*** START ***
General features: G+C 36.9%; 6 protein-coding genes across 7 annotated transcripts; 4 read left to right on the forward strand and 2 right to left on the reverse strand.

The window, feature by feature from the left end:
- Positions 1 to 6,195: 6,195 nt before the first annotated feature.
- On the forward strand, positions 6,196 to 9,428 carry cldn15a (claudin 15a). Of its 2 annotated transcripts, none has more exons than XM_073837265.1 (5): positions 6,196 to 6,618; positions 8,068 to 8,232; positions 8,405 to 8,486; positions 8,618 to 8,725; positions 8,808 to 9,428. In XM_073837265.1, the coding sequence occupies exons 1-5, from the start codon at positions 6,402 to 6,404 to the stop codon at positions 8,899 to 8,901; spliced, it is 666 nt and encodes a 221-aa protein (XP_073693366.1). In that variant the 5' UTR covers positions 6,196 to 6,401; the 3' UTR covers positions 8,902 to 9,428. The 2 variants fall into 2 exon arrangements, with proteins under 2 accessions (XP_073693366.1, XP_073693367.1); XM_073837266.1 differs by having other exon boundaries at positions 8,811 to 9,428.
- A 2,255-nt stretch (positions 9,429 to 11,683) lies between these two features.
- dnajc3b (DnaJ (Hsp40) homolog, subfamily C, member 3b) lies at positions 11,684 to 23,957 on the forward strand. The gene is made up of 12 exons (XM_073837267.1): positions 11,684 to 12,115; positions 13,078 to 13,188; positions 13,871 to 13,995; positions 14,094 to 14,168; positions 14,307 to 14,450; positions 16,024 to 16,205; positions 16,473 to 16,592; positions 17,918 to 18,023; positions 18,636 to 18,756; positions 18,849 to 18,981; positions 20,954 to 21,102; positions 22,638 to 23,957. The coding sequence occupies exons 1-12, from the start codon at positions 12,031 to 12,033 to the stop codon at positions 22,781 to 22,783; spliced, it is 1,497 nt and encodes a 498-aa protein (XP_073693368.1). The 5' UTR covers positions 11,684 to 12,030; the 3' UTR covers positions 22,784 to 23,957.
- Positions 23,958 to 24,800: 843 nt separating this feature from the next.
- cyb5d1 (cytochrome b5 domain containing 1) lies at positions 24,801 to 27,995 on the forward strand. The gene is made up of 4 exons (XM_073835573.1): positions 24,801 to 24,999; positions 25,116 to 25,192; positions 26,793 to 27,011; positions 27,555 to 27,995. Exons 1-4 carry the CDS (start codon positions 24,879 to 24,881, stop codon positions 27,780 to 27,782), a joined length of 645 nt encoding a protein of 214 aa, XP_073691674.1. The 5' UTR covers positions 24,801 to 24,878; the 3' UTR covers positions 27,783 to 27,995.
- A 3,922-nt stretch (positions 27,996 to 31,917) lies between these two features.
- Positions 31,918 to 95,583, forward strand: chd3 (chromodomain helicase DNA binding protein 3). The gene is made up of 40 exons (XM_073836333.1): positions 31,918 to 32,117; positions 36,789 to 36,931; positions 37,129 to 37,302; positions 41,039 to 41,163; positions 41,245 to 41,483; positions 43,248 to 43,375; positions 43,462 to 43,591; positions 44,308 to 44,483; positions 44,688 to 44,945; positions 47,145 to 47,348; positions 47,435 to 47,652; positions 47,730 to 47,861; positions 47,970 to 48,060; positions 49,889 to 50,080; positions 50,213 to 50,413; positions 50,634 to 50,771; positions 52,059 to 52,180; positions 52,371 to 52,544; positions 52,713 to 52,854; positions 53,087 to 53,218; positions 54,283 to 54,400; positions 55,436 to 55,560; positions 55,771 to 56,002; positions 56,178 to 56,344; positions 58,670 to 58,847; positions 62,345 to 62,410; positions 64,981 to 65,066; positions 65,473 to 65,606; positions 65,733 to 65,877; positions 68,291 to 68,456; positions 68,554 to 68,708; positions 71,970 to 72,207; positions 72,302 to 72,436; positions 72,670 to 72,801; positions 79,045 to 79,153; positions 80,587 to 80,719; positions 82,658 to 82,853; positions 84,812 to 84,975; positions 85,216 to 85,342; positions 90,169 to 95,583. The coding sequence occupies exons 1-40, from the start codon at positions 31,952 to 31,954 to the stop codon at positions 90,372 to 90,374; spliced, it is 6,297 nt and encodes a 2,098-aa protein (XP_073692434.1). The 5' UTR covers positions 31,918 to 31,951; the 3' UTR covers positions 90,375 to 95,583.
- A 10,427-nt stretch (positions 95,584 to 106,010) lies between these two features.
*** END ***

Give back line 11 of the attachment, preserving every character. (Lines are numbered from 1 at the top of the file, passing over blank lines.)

- A 10,427-nt stretch (positions 95,584 to 106,010) lies between these two features.